German brewers have never sold as little beer since reunification as in 2023. Higher prices are difficult to enforce. But the real problems are yet to come.
In Germany, less beer was drunk last year than even in the Corona year 2021. The breweries are in alarm because their total sales have now reached a new low after the short recovery in 2022. 8.4 billion liters means a decrease of 4.5 percent, as reported by the Federal Statistical Office.
The traditional drink is becoming less and less popular among German and international customers. In addition to the trends of healthy eating and an aging society, sharply rising costs and cautious consumers have caused great concern in the industry since the Russian attack on Ukraine.
Concerns about energy transition
The biggest problems are yet to come: the production of beer is very energy-intensive with the heating and cooling of large quantities of liquid. The President of the German Brewers’ Association, Christian Weber, recently warned of the immense costs in an interview: “If we have to electrify our breweries in the near future in order to achieve climate neutrality, we are talking about costs in the billions.”
Cleaning bottles also requires a lot of energy. “In order to completely convert a brewery from gas operation to alternative processes, you would have to rebuild around 80 percent of a brewery.”
Even if Weber relies on the innovative strength of its member companies: the desired climate change is affecting a weakened industry. Since 1993, beer sales in Germany have fallen by more than a quarter. Last year alone, brewing capacity for more than 200 million liters was taken off the market. Among other things, the market leader Radeberger has closed the traditional Binding brewery at its headquarters in Frankfurt am Main. In Hesse’s largest city there are only small, craft breweries or, as an alternative, the wineries for the locally popular apple wine.
Veltins sees nervous competitors
The situation of small and medium-sized companies in particular will inevitably worsen in view of the accelerated sales losses, explained the head of the Sauerland Veltins brewery, Michael Huber. The lower volumes were by no means sufficient to reduce the long-standing overcapacity. There is great nervousness among brewers given the high costs. “The essential investments in energy transformation mean the foreseeable end for many breweries because there is a lack of profitability and economic viability can no longer be achieved.”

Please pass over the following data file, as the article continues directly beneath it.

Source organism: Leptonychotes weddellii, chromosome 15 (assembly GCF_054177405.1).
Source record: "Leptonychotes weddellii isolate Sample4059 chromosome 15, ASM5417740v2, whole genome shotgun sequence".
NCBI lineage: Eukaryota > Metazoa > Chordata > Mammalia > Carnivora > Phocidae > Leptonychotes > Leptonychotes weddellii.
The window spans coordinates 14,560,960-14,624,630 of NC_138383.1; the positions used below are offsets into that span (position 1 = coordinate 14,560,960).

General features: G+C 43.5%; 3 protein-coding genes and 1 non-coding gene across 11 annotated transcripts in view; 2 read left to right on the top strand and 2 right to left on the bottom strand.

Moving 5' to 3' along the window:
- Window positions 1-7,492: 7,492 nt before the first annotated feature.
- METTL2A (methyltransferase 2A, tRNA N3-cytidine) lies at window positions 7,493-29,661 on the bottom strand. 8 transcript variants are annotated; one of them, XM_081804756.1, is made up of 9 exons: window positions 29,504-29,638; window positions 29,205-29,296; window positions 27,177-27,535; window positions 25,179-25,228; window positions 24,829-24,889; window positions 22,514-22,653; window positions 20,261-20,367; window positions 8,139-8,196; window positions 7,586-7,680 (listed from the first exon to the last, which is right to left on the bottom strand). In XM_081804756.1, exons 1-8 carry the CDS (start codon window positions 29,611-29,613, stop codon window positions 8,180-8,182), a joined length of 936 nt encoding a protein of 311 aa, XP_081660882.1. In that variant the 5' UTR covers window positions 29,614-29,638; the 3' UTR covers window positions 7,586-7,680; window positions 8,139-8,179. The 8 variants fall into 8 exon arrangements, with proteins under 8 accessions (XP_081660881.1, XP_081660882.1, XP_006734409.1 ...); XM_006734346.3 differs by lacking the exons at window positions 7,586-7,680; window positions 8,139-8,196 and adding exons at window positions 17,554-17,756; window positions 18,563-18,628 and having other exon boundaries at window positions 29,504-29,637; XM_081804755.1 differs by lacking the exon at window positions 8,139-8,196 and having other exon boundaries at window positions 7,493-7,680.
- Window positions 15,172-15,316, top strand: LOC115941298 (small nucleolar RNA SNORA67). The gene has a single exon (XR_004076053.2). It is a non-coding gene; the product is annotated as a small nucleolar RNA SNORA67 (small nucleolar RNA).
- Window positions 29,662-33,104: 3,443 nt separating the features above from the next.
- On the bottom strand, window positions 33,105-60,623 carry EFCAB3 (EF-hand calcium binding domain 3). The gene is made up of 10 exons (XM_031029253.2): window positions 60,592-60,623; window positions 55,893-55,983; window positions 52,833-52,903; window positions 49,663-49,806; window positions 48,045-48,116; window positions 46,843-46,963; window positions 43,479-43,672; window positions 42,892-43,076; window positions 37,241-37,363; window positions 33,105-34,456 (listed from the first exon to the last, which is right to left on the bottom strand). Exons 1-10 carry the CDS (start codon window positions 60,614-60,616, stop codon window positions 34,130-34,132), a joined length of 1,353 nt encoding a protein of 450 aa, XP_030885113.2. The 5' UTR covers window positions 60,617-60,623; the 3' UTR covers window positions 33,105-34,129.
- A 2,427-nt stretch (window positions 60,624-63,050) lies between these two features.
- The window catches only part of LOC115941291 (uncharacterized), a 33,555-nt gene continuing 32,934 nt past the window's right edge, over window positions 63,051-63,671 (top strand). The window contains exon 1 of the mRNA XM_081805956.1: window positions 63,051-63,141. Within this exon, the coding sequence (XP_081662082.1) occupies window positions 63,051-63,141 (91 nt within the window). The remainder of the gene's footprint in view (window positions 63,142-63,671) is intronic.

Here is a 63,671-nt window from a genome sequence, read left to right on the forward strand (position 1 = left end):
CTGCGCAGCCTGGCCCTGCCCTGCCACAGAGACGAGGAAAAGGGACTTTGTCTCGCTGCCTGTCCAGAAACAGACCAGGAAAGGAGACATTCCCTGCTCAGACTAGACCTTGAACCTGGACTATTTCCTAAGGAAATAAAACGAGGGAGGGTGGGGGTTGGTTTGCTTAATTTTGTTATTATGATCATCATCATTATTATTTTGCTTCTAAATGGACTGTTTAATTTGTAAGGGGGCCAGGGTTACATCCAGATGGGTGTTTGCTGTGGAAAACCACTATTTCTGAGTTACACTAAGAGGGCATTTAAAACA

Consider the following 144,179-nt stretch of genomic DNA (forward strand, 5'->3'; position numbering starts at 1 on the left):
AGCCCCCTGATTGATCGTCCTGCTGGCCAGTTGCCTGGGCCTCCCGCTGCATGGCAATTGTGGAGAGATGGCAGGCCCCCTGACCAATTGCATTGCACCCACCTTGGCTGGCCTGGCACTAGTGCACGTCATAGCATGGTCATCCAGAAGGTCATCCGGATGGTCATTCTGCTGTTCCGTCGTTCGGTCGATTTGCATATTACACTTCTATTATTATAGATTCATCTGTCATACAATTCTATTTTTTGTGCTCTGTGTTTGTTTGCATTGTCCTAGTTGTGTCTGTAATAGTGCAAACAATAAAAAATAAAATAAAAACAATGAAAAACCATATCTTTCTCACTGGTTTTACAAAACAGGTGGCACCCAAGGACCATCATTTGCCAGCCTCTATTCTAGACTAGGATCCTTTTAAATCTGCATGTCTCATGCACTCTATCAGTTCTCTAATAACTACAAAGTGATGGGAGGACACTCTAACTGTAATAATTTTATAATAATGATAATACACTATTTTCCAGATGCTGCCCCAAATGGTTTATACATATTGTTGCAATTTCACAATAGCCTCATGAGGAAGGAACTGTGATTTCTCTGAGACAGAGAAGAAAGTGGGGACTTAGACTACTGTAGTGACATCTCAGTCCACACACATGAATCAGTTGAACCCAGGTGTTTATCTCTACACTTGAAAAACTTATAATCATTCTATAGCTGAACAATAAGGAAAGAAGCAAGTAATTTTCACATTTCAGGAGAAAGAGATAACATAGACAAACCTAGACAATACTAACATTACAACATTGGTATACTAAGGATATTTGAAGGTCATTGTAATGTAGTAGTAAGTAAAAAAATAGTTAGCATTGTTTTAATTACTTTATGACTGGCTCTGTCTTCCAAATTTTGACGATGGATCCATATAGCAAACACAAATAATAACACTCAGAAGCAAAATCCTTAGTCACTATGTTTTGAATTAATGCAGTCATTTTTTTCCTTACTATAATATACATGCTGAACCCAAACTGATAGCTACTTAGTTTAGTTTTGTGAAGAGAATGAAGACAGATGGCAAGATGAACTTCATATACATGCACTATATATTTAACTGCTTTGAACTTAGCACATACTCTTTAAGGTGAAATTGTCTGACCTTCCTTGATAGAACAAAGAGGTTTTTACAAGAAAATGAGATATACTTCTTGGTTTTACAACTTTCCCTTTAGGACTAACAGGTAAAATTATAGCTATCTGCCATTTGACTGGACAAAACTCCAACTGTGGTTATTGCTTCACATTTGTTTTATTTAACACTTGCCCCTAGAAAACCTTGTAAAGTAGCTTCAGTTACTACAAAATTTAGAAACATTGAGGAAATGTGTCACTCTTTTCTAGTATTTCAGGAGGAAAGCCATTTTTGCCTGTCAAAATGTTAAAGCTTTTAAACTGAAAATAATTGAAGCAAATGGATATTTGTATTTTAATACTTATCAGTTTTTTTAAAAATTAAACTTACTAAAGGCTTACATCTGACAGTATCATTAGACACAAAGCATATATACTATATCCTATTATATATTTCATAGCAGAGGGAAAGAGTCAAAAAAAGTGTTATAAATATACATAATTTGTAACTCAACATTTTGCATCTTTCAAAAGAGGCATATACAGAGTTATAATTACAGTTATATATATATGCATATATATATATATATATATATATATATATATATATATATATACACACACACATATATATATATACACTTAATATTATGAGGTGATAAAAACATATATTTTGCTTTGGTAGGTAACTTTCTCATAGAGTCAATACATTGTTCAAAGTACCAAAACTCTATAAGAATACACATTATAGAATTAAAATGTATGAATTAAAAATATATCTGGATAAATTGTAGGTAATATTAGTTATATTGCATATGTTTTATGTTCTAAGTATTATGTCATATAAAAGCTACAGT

For years, sales of non-alcoholic beers that are not included in tax statistics have been developing better than sales of classic varieties, which, according to the Brewers’ Association, will probably also be the case in 2023. Nevertheless, the bottom line was that there was a deficit in this area in the slack year, says managing director Holger Eichele. Nevertheless, he still sees non-alcoholic beers as a source of hope, with a current market share of seven percent. “We expect that soon every tenth beer brewed in Germany will be alcohol-free. No other segment in the brewing industry has experienced such strong growth in the last ten years.”
Beer is unlikely to get any cheaper for German consumers in the foreseeable future. Eichele criticizes the “ruinous price war” that large retail companies are waging at the expense of the entire food industry. “Nobody understands why a beer brewed in Germany with craftsmanship and the best local raw materials is consistently cheaper than simple soft drinks.”
The costs of raw materials, production and distribution have risen sharply in recent years. Inflation-stricken consumers are holding back. According to Veltins, the bottled beer business in retail has recently lost around 5 percent, while draft beer is at 85 percent of the level from the pre-Corona year of 2019.
The majority of the big beer brands will not be able to avoid sales losses in 2023, the trade magazine “Inside” states in its annual report. The short-term hopes now lie in a successful and fun European Football Championship with a new coach in their own country. “Nagelsmann help!” is the motto.
Last year, beer exports weakened even more sharply, with a volume decline of 5.9 percent, than domestic consumption, which fell by 4.2 percent. The per capita consumption of the total population, which was still 86.5 liters in 2022, is likely to have continued to shrink, but has not yet been available to the Federal Office due to a lack of import figures.